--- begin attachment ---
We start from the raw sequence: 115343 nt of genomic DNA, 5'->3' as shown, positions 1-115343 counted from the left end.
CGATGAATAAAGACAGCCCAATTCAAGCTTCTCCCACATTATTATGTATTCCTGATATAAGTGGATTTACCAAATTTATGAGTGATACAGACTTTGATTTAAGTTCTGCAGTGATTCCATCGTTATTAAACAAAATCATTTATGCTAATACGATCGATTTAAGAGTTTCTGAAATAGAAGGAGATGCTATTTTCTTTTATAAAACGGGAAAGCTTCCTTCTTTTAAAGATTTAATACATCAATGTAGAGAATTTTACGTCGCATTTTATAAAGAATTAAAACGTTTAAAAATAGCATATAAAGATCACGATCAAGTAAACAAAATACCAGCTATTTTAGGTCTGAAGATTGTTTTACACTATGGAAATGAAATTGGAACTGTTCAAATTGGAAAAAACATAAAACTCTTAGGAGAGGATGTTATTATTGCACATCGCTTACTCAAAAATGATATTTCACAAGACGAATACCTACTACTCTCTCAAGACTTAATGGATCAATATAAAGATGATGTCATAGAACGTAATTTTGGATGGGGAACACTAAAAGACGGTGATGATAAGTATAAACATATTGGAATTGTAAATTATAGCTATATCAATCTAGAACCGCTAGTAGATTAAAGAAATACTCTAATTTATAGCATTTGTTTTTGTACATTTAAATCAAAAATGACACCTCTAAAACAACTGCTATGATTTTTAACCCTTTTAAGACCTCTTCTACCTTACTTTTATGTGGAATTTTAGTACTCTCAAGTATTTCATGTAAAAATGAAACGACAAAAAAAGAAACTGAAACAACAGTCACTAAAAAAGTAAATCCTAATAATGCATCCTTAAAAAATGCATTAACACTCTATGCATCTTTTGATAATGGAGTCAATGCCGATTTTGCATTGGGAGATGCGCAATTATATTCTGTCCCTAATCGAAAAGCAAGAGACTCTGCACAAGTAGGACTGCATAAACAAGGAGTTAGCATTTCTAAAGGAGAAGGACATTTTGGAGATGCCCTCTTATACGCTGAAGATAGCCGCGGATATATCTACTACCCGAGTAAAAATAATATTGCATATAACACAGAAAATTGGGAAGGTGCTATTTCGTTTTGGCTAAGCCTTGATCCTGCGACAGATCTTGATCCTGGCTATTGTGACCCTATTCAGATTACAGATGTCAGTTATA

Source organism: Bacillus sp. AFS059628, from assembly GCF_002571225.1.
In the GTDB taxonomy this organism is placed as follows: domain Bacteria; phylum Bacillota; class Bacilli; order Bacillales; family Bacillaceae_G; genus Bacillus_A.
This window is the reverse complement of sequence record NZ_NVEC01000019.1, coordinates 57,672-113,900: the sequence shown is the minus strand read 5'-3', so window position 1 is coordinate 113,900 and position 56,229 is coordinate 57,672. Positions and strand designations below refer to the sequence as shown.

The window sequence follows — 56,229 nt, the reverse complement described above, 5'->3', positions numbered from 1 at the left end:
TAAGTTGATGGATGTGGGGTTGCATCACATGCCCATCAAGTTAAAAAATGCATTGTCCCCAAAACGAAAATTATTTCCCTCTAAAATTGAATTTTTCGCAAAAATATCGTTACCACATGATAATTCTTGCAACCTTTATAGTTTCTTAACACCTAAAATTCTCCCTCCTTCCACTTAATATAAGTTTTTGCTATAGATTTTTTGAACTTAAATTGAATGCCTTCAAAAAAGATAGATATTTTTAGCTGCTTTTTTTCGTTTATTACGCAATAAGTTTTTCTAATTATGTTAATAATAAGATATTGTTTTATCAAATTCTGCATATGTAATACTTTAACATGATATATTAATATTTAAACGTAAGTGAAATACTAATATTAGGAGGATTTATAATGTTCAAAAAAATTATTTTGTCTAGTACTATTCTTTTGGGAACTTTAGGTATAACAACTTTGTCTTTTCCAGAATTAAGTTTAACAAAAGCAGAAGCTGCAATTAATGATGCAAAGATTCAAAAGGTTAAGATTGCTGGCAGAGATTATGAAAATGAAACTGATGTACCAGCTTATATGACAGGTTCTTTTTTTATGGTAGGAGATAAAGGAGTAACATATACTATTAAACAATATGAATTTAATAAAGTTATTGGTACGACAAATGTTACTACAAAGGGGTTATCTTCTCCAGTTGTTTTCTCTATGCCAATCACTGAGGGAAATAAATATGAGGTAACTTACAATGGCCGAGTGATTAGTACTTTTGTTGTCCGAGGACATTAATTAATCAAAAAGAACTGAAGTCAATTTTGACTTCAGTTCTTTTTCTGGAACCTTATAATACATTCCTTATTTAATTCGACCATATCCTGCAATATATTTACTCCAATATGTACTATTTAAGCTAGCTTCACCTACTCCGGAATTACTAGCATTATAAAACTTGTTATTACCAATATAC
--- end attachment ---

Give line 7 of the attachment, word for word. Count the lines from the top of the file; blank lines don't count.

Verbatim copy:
TAAGTTGATGGATGTGGGGTTGCATCACATGCCCATCAAGTTAAAAAATGCATTGTCCCCAAAACGAAAATTATTTCCCTCTAAAATTGAATTTTTCGCAAAAATATCGTTACCACATGATAATTCTTGCAACCTTTATAGTTTCTTAACACCTAAAATTCTCCCTCCTTCCACTTAATATAAGTTTTTGCTATAGATTTTTTGAACTTAAATTGAATGCCTTCAAAAAAGATAGATATTTTTAGCTGCTTTTTTTCGTTTATTACGCAATAAGTTTTTCTAATTATGTTAATAATAAGATATTGTTTTATCAAATTCTGCATATGTAATACTTTAACATGATATATTAATATTTAAACGTAAGTGAAATACTAATATTAGGAGGATTTATAATGTTCAAAAAAATTATTTTGTCTAGTACTATTCTTTTGGGAACTTTAGGTATAACAACTTTGTCTTTTCCAGAATTAAGTTTAACAAAAGCAGAAGCTGCAATTAATGATGCAAAGATTCAAAAGGTTAAGATTGCTGGCAGAGATTATGAAAATGAAACTGATGTACCAGCTTATATGACAGGTTCTTTTTTTATGGTAGGAGATAAAGGAGTAACATATACTATTAAACAATATGAATTTAATAAAGTTATTGGTACGACAAATGTTACTACAAAGGGGTTATCTTCTCCAGTTGTTTTCTCTATGCCAATCACTGAGGGAAATAAATATGAGGTAACTTACAATGGCCGAGTGATTAGTACTTTTGTTGTCCGAGGACATTAATTAATCAAAAAGAACTGAAGTCAATTTTGACTTCAGTTCTTTTTCTGGAACCTTATAATACATTCCTTATTTAATTCGACCATATCCTGCAATATATTTACTCCAATATGTACTATTTAAGCTAGCTTCACCTACTCCGGAATTACTAGCATTATAAAACTTGTTATTACCAATATAC